Canadian senators have started debate on proposed legislation to give some people whose death is not “reasonably foreseeable” access to medical assistance in dying (MAID).

The highly controversial Bill C-7, sponsored in the Senate by Sen. Chantal Petitclerc of the Independent Senators Group, would expand the number of people who can access MAID — an amendment opposed by many Conservative MPs in the House of Commons last week.

The bill attempts to bring the federal law into compliance with a September 2019 Quebec Superior Court ruling by Justice Christine Baudouin, who found it unconstitutional to only allow MAID for people near death, as prescribed in the current law, Bill C-14.

The current law states that only people whose deaths are “reasonably foreseeable” are eligible for MAID, leaving some to suffer with extreme pain or a low quality of life for too long. If successful, Bill C-7 would enable people with lingering, but not imminently fatal, illnesses to seek MAID sooner.

Under Bill C-14, many people with dementia are ineligible for assisted death because they lose capacity to give a final consent immediately before the procedure. C-7, though, proposes waiving the final consent requirement, which would allow patients with capacity-eroding conditions to consent to MAID in advance.

Bill C-7 also proposes scrapping the 10-day reflection period now required for people close to death, an idea welcomed by Dying With Dignity Canada, a human rights charity that advocates for assisted dying.

It continues to exclude people who are solely seeking assisted death because of a mental illness.

The changes put forward in C-7 elicited a strong reaction from senators during the first day of debate. While no proposed amendments were made, some senators raised concerns that assisted death should be expanded further to include people suffering from mental illnesses.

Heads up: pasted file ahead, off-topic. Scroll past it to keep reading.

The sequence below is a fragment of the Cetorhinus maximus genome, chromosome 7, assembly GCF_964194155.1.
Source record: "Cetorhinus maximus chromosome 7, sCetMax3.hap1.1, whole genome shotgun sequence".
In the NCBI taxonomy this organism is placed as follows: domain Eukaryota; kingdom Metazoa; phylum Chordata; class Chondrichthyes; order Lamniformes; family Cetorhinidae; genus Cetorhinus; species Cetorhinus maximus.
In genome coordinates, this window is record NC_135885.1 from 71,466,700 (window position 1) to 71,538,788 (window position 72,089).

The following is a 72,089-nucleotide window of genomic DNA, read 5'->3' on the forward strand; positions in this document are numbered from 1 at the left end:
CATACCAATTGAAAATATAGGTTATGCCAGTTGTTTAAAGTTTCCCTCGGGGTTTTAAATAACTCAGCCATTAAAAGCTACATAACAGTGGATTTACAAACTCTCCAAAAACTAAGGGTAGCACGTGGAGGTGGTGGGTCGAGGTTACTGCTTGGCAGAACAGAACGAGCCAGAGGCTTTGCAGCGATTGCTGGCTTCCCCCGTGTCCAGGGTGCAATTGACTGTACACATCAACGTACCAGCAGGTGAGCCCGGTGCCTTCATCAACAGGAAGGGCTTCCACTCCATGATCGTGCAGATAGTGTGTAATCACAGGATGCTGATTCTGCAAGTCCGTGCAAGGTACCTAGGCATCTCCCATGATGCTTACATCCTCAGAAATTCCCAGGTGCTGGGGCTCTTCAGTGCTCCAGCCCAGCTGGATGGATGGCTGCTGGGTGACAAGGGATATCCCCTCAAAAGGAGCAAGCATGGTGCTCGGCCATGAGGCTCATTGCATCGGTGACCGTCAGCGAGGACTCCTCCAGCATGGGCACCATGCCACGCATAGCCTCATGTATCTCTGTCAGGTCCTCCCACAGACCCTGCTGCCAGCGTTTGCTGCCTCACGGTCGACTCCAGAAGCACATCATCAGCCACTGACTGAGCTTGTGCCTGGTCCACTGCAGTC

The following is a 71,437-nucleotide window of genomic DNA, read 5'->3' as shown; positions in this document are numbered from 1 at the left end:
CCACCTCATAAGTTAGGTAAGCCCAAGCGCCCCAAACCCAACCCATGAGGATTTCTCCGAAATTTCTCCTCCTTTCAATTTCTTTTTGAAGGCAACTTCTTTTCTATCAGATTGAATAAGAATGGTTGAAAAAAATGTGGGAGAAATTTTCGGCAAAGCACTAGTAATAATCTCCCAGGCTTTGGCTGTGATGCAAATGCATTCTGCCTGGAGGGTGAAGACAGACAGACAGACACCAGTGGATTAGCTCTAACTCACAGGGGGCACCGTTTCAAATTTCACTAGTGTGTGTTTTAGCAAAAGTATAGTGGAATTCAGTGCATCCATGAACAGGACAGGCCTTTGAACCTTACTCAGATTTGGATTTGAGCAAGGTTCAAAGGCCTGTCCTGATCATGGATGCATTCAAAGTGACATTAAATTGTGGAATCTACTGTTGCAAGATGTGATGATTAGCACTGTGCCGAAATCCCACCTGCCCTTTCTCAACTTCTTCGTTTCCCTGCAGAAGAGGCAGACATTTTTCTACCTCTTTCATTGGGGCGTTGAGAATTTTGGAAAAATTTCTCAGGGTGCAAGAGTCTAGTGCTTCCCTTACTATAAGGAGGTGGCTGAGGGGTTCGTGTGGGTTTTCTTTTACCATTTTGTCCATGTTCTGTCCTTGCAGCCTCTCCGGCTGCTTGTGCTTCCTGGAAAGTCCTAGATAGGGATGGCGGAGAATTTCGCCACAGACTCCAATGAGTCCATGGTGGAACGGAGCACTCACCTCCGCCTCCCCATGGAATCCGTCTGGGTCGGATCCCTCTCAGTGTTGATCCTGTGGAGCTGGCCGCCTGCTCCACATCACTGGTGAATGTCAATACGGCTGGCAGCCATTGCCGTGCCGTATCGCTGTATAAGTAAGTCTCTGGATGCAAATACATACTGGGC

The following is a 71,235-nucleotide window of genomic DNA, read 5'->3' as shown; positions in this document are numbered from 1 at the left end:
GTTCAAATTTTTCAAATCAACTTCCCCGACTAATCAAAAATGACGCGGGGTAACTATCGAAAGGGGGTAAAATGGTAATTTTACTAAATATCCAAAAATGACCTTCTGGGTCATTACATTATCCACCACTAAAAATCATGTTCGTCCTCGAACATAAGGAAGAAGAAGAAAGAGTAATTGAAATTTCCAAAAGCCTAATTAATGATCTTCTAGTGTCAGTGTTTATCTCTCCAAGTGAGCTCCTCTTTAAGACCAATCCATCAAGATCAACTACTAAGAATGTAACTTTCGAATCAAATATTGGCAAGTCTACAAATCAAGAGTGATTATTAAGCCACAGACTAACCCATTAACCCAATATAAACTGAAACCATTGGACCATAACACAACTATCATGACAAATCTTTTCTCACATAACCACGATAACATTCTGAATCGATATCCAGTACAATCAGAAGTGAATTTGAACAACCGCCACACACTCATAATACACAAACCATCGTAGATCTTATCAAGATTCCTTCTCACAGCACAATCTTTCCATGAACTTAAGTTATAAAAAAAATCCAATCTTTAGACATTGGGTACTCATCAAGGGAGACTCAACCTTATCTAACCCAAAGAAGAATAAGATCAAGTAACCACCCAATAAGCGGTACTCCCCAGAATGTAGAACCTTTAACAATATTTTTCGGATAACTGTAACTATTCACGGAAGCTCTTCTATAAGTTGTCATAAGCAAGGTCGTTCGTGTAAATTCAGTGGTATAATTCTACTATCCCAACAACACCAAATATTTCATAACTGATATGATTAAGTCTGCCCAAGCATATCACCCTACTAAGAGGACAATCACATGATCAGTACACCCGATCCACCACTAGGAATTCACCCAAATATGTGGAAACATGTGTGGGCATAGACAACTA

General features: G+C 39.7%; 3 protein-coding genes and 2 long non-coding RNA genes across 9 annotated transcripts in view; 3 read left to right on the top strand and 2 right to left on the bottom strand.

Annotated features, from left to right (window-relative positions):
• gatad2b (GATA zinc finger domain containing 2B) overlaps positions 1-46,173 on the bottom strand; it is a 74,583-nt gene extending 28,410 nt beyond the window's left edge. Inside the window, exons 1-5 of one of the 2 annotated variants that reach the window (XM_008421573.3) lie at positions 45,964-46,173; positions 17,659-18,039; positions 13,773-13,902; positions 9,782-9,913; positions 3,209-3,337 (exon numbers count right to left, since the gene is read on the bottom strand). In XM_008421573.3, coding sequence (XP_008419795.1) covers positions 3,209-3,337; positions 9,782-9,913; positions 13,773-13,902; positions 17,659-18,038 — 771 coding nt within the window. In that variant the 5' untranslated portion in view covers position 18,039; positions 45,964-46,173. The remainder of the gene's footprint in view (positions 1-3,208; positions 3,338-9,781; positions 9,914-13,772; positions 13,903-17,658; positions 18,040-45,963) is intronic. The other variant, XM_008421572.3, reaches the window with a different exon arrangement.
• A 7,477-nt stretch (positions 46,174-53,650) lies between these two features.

Among them is Conservative Sen. Claude Carignan, who believes this is unconstitutional because it deprives people with a mental illness of a benefit offered to others.

“This exclusion perpetuates the prejudice that, generally speaking, people with a mental disability are not in a position to give informed consent to make crucial decisions in their lives,” Carignan stated.

The controversial Bill C-7, sponsored in the Senate by Sen. Chantal Petitclerc, would expand the number of people who can access medical assistance in dying — an amendment opposed by many Conservative MPs in the House of Commons last week. #cdnpoli

Justice Minister David Lametti has said the exclusion is necessary because the medical community can’t agree on whether MAID should be offered to people whose sole underlying condition is a mental illness. A parliamentary review is needed, but no date for such a study has been decided yet, he said.

Carignan also opposes C-7’s proposed minimum 90-day assessment period for people not near death, adding it forces people to live “against their will” longer than they wish.

He suggests a shortened wait time and exceptions for people who have carefully deliberated their MAID request and can demonstrate the 90-day period will cause them extreme suffering despite receiving medical treatments.

On the other side are senators who fear expanding the scope of MAID sends a signal to people with disabilities that their lives aren’t worth living. Senators echoed concerns raised by disability support organizations that object to the government boosting access to MAID instead of improving services for people with disabilities.

Petitclerc, who has a disability herself, said the conflicting objectives are “not mutually exclusive,” and that work needs to be done in both areas simultaneously.

“On the one hand, Bill C-7 aims to allow access to MAID to relieve intolerable suffering before death is reasonably foreseeable,” Petitclerc says. “On the other hand, we must ensure that efforts are put forward to make sure that persons with disabilities have access to everything they need to live a full and rich life.”

She particularly hopes plans to scrap the 10-day reflection period are approved. Many people going through the MAID process fear losing decision-making capacity as they near death and will be forced to suffer intolerably.

Susan Desjardins, chair of Dying with Dignity’s Ottawa chapter, agreed.

“From the feedback we get from clinicians, individuals who proceed with this choice of assisted dying (and) who go through the assessment process have really given it a lot of thought and when that 10-day wait period initiates, there’s an additional anxiety created for them,” Desjardins says. “It would cause further suffering for individuals if that proposed amendment were not to pass.”

Debate on C-7 is slated to end Friday, the deadline imposed by the Quebec Superior Court.

Desjardins hopes the bill passes without any amendments. “People are suffering. People whose natural death is not reasonably foreseeable are also suffering and the delays in passing this bill mean they have to suffer that much longer.”

Yasmine Ghania / Local Journalism Initiative / Canada's National Observer